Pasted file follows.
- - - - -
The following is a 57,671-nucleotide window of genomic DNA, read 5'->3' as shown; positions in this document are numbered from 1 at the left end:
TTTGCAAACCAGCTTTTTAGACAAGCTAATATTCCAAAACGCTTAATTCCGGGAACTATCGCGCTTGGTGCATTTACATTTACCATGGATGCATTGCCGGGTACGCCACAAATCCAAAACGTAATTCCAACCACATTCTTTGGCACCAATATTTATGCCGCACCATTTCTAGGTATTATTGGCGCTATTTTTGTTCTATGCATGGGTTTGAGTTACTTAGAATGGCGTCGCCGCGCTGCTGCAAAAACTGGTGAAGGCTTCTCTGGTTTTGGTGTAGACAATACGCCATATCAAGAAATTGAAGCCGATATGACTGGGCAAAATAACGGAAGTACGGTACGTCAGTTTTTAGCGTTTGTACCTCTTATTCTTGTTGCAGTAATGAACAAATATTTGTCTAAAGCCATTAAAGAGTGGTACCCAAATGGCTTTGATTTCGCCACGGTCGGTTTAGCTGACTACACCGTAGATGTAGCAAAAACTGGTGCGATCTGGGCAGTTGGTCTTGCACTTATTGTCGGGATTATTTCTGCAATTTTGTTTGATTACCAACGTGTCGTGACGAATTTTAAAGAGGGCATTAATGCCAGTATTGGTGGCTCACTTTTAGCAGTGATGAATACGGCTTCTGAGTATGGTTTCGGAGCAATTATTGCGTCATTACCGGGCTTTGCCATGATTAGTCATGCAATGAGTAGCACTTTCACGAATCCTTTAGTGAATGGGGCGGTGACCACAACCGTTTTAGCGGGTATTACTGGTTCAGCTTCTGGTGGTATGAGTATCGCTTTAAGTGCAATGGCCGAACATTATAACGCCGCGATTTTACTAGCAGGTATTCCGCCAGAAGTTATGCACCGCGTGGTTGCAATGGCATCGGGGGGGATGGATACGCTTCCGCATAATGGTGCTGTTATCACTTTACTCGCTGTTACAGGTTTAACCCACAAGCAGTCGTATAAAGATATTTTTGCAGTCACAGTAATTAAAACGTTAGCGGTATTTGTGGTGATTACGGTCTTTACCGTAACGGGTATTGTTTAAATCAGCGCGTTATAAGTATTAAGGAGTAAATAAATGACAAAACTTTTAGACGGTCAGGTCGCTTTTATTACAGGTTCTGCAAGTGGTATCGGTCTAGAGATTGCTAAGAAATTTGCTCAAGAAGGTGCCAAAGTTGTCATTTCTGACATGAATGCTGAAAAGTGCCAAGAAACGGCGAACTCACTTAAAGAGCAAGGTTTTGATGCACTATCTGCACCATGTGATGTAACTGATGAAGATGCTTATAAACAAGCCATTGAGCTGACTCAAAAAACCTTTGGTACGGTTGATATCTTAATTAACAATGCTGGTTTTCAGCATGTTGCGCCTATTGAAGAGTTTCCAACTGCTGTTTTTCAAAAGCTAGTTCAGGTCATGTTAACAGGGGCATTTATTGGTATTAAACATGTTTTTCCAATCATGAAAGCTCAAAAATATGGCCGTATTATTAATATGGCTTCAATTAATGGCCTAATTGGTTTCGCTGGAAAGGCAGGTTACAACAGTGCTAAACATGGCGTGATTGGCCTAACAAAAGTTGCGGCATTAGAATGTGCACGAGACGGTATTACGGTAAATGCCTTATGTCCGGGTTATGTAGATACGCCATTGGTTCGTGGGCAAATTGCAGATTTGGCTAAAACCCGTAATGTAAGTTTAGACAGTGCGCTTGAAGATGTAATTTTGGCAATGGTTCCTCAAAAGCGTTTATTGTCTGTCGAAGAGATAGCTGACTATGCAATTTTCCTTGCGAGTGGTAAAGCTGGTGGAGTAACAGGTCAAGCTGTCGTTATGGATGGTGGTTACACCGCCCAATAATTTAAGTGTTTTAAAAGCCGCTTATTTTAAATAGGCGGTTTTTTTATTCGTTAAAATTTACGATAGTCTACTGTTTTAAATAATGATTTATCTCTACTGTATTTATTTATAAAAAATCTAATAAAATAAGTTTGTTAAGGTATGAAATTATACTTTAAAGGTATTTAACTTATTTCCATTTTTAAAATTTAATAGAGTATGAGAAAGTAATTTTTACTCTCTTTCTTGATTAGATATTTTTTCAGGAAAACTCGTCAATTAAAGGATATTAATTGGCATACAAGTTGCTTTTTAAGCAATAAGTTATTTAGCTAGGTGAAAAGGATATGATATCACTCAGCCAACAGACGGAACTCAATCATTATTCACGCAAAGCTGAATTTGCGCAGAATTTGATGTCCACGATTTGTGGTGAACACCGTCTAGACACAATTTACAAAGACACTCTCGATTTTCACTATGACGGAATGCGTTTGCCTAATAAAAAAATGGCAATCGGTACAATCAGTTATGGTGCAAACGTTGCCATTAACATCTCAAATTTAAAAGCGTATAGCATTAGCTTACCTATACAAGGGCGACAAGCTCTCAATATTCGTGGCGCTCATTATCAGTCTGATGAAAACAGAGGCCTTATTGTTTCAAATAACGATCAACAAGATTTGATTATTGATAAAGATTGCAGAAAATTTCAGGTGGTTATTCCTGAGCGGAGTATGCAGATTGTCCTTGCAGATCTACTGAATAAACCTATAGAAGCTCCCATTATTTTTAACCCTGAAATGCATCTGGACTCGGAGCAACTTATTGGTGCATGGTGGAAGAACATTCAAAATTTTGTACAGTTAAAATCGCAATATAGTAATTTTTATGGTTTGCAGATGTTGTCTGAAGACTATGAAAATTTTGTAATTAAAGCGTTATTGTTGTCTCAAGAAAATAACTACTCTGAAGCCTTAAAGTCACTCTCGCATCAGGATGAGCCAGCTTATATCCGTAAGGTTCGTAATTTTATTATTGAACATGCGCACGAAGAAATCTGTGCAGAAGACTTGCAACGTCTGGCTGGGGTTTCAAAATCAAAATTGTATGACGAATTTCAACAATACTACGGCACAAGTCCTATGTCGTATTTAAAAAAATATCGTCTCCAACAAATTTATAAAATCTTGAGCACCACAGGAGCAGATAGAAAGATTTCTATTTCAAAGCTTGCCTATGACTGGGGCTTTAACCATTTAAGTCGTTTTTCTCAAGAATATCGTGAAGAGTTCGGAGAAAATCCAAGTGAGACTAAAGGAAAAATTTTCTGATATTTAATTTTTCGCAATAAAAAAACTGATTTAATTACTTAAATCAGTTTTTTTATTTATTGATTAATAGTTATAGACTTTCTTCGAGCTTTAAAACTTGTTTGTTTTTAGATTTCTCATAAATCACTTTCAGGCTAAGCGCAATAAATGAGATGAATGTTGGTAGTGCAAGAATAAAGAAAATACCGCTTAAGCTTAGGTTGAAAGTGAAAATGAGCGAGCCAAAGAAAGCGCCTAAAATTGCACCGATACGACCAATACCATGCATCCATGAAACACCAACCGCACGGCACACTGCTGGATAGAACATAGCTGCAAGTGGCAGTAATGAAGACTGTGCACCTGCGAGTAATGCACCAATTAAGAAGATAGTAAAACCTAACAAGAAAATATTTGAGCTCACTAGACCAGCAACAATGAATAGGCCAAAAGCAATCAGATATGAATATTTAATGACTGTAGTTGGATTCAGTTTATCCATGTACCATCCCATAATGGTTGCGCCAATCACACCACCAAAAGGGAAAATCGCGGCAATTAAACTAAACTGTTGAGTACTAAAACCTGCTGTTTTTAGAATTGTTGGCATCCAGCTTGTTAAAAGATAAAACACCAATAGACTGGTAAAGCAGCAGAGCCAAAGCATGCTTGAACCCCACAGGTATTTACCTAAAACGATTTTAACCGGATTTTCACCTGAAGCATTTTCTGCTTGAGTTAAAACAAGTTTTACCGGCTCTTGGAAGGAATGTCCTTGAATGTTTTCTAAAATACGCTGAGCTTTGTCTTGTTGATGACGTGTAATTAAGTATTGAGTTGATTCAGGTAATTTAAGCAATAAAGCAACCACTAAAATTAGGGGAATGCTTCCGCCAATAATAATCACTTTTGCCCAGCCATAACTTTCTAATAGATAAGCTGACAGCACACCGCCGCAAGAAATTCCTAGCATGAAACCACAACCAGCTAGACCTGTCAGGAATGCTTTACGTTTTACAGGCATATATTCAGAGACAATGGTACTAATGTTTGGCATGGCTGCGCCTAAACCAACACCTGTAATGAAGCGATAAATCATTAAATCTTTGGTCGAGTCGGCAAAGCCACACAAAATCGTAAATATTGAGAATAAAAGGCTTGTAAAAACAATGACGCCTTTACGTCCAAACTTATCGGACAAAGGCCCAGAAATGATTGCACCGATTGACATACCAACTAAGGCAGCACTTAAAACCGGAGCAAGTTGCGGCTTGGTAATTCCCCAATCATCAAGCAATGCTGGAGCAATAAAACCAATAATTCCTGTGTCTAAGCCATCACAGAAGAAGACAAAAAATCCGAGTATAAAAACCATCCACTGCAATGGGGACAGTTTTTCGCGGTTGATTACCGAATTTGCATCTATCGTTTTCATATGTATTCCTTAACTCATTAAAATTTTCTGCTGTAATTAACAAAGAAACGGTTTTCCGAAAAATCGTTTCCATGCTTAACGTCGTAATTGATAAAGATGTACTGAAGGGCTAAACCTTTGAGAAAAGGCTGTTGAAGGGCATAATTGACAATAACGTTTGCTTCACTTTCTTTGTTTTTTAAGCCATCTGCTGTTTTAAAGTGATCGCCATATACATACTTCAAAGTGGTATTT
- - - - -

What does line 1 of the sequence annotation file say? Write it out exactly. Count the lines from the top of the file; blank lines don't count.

The following is a 57,671-nucleotide window of genomic DNA, read 5'->3' as shown; positions in this document are numbered from 1 at the left end: